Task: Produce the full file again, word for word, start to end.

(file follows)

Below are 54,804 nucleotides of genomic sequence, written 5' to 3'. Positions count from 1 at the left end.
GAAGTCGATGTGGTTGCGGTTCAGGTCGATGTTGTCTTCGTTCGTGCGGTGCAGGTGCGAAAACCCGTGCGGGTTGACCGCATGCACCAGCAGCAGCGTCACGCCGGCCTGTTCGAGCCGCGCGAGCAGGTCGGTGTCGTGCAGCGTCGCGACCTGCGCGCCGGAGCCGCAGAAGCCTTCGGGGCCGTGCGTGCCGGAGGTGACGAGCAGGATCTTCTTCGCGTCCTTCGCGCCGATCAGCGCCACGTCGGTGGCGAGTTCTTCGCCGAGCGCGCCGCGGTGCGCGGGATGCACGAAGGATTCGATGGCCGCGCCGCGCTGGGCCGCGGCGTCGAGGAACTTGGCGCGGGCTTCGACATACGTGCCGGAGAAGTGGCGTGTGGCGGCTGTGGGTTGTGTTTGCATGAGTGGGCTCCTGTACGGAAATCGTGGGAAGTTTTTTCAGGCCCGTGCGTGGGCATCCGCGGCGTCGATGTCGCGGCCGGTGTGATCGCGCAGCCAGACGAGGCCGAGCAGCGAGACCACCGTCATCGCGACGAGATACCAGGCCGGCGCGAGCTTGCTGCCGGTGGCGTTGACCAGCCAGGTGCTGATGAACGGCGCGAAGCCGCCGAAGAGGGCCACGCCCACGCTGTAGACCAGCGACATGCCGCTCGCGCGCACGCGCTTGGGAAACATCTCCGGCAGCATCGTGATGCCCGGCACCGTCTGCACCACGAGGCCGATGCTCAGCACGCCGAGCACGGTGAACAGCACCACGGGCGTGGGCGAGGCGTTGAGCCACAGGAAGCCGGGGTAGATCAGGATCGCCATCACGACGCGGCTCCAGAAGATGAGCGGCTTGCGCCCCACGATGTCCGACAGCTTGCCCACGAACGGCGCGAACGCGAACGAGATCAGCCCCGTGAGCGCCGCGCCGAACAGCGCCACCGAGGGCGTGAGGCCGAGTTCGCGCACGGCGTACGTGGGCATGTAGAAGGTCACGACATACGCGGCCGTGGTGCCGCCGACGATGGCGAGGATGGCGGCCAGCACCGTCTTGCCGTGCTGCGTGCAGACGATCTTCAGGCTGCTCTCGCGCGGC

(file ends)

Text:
Below are 54,804 nucleotides of genomic sequence, written 5' to 3'. Positions count from 1 at the left end.
GAAGTCGATGTGGTTGCGGTTCAGGTCGATGTTGTCTTCGTTCGTGCGGTGCAGGTGCGAAAACCCGTGCGGGTTGACCGCATGCACCAGCAGCAGCGTCACGCCGGCCTGTTCGAGCCGCGCGAGCAGGTCGGTGTCGTGCAGCGTCGCGACCTGCGCGCCGGAGCCGCAGAAGCCTTCGGGGCCGTGCGTGCCGGAGGTGACGAGCAGGATCTTCTTCGCGTCCTTCGCGCCGATCAGCGCCACGTCGGTGGCGAGTTCTTCGCCGAGCGCGCCGCGGTGCGCGGGATGCACGAAGGATTCGATGGCCGCGCCGCGCTGGGCCGCGGCGTCGAGGAACTTGGCGCGGGCTTCGACATACGTGCCGGAGAAGTGGCGTGTGGCGGCTGTGGGTTGTGTTTGCATGAGTGGGCTCCTGTACGGAAATCGTGGGAAGTTTTTTCAGGCCCGTGCGTGGGCATCCGCGGCGTCGATGTCGCGGCCGGTGTGATCGCGCAGCCAGACGAGGCCGAGCAGCGAGACCACCGTCATCGCGACGAGATACCAGGCCGGCGCGAGCTTGCTGCCGGTGGCGTTGACCAGCCAGGTGCTGATGAACGGCGCGAAGCCGCCGAAGAGGGCCACGCCCACGCTGTAGACCAGCGACATGCCGCTCGCGCGCACGCGCTTGGGAAACATCTCCGGCAGCATCGTGATGCCCGGCACCGTCTGCACCACGAGGCCGATGCTCAGCACGCCGAGCACGGTGAACAGCACCACGGGCGTGGGCGAGGCGTTGAGCCACAGGAAGCCGGGGTAGATCAGGATCGCCATCACGACGCGGCTCCAGAAGATGAGCGGCTTGCGCCCCACGATGTCCGACAGCTTGCCCACGAACGGCGCGAACGCGAACGAGATCAGCCCCGTGAGCGCCGCGCCGAACAGCGCCACCGAGGGCGTGAGGCCGAGTTCGCGCACGGCGTACGTGGGCATGTAGAAGGTCACGACATACGCGGCCGTGGTGCCGCCGACGATGGCGAGGATGGCGGCCAGCACCGTCTTGCCGTGCTGCGTGCAGACGATCTTCAGGCTGCTCTCGCGCGGC